I am sure with a bit more exploring, this effect can be achieved using some of the great Photoshop plug-ins such as AutoFX Software‘s Dream Suite or Mystical Suite. Hopefully I will be able to look into this at a later date.
That about wraps up my efforts for achieving the soft, dreamy look. I do believe adding some textures at low percentages and different blend modes, and using layer masks to mask out where the texture should not be in an image, would really add to the look. I hope you will get a chance to try out this look – it can be quite lovely!…..Digital Lady Syd
I was looking through some of my old magazines and I came across an old article in Photoshop Creative Issue No. 5 called “Create Space!” They had created this beautiful looking planet so I just had to try it out. My results are shown below.
I used another tutorial called “Creating Planet Rings” for the ring effect and the starfield and space object brushes are from Obsidian Dawn’s Space Brush set. This image took quite a while to complete so I began thinking about how this could be done easier. First, I will recreate the steps using just the magazine instructions for the planet (since I am not sure this issue is still available). Afterwards, I will show you how to get the same effect with the Planet brushes I created using this image. It only takes a few minutes!
THE LONG WAY – Actual Steps
STARFIELD: First create a New Document which will eventually be your final image so make sure it is set to the size you which to make. Create a black background layer and on a New Layer, use some of Obsidian Dawn’s Space brushes to create the stars. I used the color c2d0d8, a light gray-blue, for my objects. Put each of the objects on its own layer so it can be repositioned easily and the opacity may be adjusted individually. You may eventually need to add a Layer Mask to the starfield layer to get rid of any interfering dots in the body or rings of your planet, and the opacity may need to be reduced on this layer if the stars appear too bright.
PLANET: This looks hard but it actually is pretty simple:
- First find a texture that you think may create a nice look. In this case, I used a free texture from Mayang Texture called concrete_with_stones_4060445.jpg. Open this image up in Photoshop.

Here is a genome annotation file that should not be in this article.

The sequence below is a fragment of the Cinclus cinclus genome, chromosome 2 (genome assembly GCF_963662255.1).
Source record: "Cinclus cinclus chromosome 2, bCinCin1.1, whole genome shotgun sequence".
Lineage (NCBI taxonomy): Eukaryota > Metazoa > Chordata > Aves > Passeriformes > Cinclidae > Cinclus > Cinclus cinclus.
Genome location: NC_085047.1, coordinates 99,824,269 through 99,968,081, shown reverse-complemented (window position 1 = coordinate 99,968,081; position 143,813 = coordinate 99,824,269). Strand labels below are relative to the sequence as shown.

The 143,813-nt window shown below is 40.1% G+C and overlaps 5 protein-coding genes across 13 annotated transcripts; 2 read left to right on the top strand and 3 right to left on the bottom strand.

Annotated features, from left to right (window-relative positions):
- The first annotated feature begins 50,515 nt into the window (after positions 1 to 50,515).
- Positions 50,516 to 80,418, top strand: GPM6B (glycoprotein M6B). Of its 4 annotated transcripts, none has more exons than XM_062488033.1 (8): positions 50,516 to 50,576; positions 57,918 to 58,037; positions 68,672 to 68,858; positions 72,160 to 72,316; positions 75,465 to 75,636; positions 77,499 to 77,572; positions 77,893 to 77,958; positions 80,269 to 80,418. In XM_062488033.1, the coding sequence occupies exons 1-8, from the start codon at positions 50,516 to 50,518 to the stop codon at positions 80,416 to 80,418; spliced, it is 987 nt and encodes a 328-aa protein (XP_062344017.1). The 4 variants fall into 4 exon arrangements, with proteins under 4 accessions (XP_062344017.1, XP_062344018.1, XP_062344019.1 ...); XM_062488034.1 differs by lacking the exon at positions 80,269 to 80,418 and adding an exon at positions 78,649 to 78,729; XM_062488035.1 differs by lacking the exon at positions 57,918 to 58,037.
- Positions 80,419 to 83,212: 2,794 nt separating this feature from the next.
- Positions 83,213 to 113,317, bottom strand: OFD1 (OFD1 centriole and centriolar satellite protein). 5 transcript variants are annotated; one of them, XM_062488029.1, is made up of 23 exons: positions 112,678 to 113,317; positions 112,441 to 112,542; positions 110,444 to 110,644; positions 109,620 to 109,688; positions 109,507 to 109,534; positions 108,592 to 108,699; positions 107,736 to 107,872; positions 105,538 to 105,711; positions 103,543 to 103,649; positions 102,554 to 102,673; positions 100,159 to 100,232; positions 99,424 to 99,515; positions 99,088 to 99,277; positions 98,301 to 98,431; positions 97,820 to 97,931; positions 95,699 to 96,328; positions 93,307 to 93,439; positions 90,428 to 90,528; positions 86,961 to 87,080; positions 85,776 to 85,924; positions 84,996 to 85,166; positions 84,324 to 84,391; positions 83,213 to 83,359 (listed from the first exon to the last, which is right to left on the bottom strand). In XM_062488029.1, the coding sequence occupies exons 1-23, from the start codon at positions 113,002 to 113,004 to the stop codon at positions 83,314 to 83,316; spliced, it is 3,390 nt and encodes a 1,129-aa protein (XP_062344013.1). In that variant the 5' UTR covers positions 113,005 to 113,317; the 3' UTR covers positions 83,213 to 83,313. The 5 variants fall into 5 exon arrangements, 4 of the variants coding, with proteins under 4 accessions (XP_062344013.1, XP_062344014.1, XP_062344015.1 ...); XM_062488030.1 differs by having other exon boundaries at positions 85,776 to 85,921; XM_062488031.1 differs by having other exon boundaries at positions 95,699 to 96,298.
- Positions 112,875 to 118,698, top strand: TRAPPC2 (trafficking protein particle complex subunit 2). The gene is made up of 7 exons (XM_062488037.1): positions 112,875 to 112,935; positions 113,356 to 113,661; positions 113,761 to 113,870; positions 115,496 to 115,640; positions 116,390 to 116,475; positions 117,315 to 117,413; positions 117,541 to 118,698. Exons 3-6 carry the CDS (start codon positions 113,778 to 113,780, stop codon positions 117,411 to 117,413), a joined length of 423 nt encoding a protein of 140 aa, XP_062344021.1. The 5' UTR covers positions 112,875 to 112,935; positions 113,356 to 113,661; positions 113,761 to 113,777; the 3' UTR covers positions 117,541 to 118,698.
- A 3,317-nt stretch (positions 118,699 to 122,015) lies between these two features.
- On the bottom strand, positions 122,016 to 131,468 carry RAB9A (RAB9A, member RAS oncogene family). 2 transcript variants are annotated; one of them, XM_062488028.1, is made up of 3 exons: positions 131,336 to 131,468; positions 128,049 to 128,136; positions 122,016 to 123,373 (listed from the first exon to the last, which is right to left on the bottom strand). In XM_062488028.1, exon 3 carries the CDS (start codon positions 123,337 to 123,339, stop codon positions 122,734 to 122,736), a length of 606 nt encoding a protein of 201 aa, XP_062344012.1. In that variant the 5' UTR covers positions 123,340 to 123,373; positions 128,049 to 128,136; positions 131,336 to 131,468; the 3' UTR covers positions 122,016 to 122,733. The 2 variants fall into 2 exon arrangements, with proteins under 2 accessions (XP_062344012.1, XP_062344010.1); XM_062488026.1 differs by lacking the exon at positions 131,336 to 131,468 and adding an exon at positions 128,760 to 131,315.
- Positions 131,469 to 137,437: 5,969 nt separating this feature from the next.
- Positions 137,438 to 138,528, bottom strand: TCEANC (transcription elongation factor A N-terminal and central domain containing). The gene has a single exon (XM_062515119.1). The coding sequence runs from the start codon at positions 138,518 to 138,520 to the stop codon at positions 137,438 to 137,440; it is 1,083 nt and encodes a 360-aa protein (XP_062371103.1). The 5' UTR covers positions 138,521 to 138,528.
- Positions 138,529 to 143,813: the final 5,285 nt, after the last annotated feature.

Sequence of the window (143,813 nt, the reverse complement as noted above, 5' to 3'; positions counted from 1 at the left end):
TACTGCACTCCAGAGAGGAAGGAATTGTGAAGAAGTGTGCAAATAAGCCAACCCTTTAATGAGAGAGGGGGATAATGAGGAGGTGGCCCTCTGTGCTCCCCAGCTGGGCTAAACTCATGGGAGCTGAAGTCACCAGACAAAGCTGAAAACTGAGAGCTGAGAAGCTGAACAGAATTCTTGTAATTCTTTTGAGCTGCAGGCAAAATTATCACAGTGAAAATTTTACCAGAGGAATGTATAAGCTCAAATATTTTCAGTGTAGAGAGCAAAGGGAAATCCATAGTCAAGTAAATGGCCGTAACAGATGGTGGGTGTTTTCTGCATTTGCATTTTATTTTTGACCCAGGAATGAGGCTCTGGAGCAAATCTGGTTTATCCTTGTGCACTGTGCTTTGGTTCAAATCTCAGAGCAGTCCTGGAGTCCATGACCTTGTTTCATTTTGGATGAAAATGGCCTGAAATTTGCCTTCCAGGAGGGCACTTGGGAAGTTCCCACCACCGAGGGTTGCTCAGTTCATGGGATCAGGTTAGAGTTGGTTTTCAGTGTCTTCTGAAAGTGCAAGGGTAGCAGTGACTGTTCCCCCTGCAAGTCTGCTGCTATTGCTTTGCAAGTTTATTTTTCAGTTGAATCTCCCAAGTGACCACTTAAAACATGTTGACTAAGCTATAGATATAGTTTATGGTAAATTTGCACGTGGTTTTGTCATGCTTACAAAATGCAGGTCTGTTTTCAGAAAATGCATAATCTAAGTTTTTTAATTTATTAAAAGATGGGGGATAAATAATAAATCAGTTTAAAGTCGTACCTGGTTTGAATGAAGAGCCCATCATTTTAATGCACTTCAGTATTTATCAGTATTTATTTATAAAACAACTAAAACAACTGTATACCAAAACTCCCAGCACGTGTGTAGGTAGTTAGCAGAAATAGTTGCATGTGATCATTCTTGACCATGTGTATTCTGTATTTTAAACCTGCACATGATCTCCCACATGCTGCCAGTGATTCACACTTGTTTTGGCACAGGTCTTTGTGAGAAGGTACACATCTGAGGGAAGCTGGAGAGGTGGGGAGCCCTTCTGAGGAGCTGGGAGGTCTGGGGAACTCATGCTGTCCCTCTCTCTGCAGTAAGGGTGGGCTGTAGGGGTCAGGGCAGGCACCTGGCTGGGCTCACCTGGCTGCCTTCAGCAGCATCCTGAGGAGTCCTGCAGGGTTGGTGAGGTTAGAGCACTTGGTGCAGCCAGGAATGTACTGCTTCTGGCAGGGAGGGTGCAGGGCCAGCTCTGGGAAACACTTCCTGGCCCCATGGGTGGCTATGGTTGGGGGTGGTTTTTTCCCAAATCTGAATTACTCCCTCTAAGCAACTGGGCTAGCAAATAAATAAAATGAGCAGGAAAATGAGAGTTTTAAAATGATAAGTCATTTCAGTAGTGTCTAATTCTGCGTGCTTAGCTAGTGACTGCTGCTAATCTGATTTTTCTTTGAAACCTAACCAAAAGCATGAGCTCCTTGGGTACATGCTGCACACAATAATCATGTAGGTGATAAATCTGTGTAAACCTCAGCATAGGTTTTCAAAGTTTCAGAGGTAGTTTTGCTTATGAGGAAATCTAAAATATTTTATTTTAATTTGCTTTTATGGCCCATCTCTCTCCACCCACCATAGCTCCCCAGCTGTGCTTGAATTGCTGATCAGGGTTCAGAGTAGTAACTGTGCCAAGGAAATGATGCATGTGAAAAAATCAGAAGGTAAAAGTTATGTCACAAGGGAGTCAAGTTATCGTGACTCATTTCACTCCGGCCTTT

- With Elliptical Marquee Tool, create a circle (hold SHIFT and ALT keys to center and make a circle while dragging) to just fit the inside the edges of the texture. Now CTRL+J to copy the selection to a New Layer and name “Texture.”
- With selection still active (if not, CTRL+click on the layer thumbnail), go to Filter -> Distort -> Spherize and set to 100%. Repeat this filter a few times to get an effect you like for your planet terrain.
- Fill your background layer with black and and copy your Texture layer three times (CTRL+J).
- On Texture 1 copy, fill with a blue (may want to change this color later to get a better effect) and name the layer “Color.”
- On Texture 1 copy 2, fill the circle with black (CTRL+click the thumbnail and ALT+Backspace to fill with black), name it “Shading.” Texture 1 copy 3 name “Atmosphere.”
- Highlight the Atmosphere Layer and set to Screen Blend Mode. Create a Layer Style (double click on name to bring up Style dialog) and select first: Inner Shadow changing just these settings — Mode (Screen), Color (light cyan – I used b5d2e3), Global Light Angle (8 degrees), and adjust Distance and Size sliders to the right to get the color effect on the planet you like; Outer Glow — Mode (Screen), Color (Light Cyan), Size to create halo effect or atmosphere (120); and Inner Glow — Mode (Screen), Color (Light Cyan), and Size (120). Now create a New Layer underneath and merge the Atmosphere layer down (highlight both layers and press CTRL+E to merge) – this applies (gets rid of the layer styles which you do not need anymore).